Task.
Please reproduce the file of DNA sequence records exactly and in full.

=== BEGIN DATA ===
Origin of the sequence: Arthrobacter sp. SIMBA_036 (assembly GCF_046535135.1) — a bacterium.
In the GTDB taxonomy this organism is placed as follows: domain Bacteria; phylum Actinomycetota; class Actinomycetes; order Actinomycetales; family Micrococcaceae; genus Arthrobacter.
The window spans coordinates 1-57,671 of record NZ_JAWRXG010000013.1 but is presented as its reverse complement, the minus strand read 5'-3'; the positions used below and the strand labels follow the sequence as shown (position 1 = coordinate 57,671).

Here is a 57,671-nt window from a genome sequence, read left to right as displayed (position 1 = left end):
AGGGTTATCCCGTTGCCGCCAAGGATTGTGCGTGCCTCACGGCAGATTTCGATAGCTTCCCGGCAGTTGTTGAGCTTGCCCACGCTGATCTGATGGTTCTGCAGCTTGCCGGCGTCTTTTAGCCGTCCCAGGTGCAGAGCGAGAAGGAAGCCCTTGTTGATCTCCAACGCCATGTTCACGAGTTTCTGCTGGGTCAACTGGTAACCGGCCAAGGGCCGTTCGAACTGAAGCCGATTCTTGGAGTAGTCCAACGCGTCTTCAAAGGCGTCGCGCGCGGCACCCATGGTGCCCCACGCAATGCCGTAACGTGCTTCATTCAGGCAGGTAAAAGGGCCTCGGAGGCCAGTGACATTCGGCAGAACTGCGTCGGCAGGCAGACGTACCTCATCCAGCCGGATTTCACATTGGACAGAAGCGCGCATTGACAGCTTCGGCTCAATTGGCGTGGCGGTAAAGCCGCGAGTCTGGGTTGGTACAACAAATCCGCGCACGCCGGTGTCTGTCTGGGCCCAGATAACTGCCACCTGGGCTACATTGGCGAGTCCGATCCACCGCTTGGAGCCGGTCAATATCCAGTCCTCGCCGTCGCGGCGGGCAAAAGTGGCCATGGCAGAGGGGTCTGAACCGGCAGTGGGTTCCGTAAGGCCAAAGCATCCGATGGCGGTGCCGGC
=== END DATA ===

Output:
Origin of the sequence: Arthrobacter sp. SIMBA_036 (assembly GCF_046535135.1) — a bacterium.
In the GTDB taxonomy this organism is placed as follows: domain Bacteria; phylum Actinomycetota; class Actinomycetes; order Actinomycetales; family Micrococcaceae; genus Arthrobacter.
The window spans coordinates 1-57,671 of record NZ_JAWRXG010000013.1 but is presented as its reverse complement, the minus strand read 5'-3'; the positions used below and the strand labels follow the sequence as shown (position 1 = coordinate 57,671).

Here is a 57,671-nt window from a genome sequence, read left to right as displayed (position 1 = left end):
AGGGTTATCCCGTTGCCGCCAAGGATTGTGCGTGCCTCACGGCAGATTTCGATAGCTTCCCGGCAGTTGTTGAGCTTGCCCACGCTGATCTGATGGTTCTGCAGCTTGCCGGCGTCTTTTAGCCGTCCCAGGTGCAGAGCGAGAAGGAAGCCCTTGTTGATCTCCAACGCCATGTTCACGAGTTTCTGCTGGGTCAACTGGTAACCGGCCAAGGGCCGTTCGAACTGAAGCCGATTCTTGGAGTAGTCCAACGCGTCTTCAAAGGCGTCGCGCGCGGCACCCATGGTGCCCCACGCAATGCCGTAACGTGCTTCATTCAGGCAGGTAAAAGGGCCTCGGAGGCCAGTGACATTCGGCAGAACTGCGTCGGCAGGCAGACGTACCTCATCCAGCCGGATTTCACATTGGACAGAAGCGCGCATTGACAGCTTCGGCTCAATTGGCGTGGCGGTAAAGCCGCGAGTCTGGGTTGGTACAACAAATCCGCGCACGCCGGTGTCTGTCTGGGCCCAGATAACTGCCACCTGGGCTACATTGGCGAGTCCGATCCACCGCTTGGAGCCGGTCAATATCCAGTCCTCGCCGTCGCGGCGGGCAAAAGTGGCCATGGCAGAGGGGTCTGAACCGGCAGTGGGTTCCGTAAGGCCAAAGCATCCGATGGCGGTGCCGGC